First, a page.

Officials: Baltimore City public works employee killed by co-worker

A Baltimore City employee was shot and killed Thursday morning by a co-worker at a public works maintenance facility in Penn North, city officials said.

A 34-year-old Baltimore public works employee was shot and killed at a city maintenance facility in the Penn North neighborhood Thursday morning, according to police, who continued searching Friday were searching Thursday night for a co-worker in connection with the death.

Officers were called at 8:32 a.m. about a shooting in a locker room area of the building at 2331 Fulton Ave., where they found a Department of Public Works employee suffering from multiple gunshot wounds, Baltimore police spokesman T.J. Smith said. The gunman fled the building and remained at large hours later, police said.


The victim was taken to Maryland Shock Trauma Center, where he died, Smith said. He was identified Thursday night as Darrin Ulysses Johnson Jr. of Baltimore. Family for Johnson could not be reached Thursday.

Cipisrono Cole, 47, is charged with fatally shooting a co-worker at the city's Department of Public Works.
Cipisrono Cole, 47, is charged with fatally shooting a co-worker at the city's Department of Public Works. (Baltimore police)

Police said the suspect is Cipisirono Cole Cipisrono Cole, 47, with a last known address in the 700 block of Lanvale St. He is charged with first-degree murder and handgun offenses. Cole was charged with second-degree assault in 2008 but the charge was dropped, online court records show.


Both men were listed as hourly laborers for the city's water and wastewater department, according to city records. Cole was hired in 1991 and earned $46,700. Johnson was hired in 2006, and earned $37,000.

Smith said that after the two men argued, Cole retrieved a gun, shot Johnson and ran from the scene. "This wasn't a random incident. … These were persons that were known to each other," Smith said.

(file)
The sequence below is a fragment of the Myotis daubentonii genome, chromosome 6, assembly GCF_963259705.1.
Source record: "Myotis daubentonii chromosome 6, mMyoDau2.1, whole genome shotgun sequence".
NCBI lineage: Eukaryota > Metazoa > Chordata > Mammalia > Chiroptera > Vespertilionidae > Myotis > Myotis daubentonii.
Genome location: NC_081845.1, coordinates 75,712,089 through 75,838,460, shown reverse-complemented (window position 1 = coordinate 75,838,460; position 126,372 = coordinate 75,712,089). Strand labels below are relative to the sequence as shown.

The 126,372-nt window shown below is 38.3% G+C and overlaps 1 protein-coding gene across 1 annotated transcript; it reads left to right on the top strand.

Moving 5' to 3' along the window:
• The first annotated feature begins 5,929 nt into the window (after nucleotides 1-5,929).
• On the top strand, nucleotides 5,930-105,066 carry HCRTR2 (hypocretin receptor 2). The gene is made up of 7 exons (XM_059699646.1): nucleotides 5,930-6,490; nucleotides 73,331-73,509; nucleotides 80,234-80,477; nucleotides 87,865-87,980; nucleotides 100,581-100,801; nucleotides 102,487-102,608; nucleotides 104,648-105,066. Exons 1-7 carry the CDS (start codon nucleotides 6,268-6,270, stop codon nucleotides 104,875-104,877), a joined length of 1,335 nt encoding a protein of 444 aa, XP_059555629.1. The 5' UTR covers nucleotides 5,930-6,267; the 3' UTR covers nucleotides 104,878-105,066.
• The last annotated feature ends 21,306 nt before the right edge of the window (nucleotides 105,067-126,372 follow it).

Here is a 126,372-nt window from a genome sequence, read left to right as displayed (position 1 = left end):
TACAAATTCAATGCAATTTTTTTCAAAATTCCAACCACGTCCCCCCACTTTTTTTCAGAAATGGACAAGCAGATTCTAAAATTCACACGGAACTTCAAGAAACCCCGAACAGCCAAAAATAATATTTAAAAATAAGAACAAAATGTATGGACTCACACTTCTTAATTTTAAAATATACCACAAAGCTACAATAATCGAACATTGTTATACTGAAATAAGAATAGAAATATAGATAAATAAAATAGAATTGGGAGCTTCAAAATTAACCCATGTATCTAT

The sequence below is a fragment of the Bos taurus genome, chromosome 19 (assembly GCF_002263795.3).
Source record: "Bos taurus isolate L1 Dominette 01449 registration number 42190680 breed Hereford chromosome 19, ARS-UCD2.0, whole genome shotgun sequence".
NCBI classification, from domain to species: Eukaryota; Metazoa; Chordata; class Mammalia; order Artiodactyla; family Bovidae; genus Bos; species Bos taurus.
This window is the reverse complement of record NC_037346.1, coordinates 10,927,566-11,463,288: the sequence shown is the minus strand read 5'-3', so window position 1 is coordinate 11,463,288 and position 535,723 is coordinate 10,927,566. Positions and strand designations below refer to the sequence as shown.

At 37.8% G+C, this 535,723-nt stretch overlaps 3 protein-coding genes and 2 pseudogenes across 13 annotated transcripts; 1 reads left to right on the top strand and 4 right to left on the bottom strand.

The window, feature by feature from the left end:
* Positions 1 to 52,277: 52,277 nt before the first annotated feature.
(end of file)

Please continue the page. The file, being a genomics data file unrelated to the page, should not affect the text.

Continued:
Smith did not elaborate on the nature of the dispute, and rejected reports that there had been an "active shooter" situation at the facility.

"There was never an active shooter. There was a shooting," Smith said.


Police spokesman Detective Donny Moses said officers searched the building and moved employees to a safe area. Moses said police were in the process of obtaining an arrest warrant for the suspected shooter and that the public is not in danger.

"Not at all. This was an isolated incident," a dispute between employees, he said.

Rudy S. Chow, director of the Public Works Department, said the facility, Park Terminal, is the headquarters for the city's water and sewer system. About 100 people report there daily.

"Workplace violence of this nature is something you hear about in other places, but you cannot prepare yourself for the emotions when it strikes home," Chow said in a statement. "Our employees at Park Terminal responded as professionally as possible, sheltering in place until the police arrived to conduct a thorough investigation."

The shooting took place on the first floor of the building, where maintenance workers use locker rooms to change into their uniforms. Upstairs, analysts, engineers and contractors work in a secure-access office space.

The facility also includes a lot where trucks and other equipment are parked, and a warehouse used to store materials. The first floor has open access for the crews to come and go and accept inquiries from the public, Chow said.

Police have done a "top-to-bottom sweep" of the terminal, where work must continue as part of the agency's 24-hour-a-day, seven-days-a-week operation, Chow said.

"The city relies on us to carry out the business today and tomorrow," Chow said.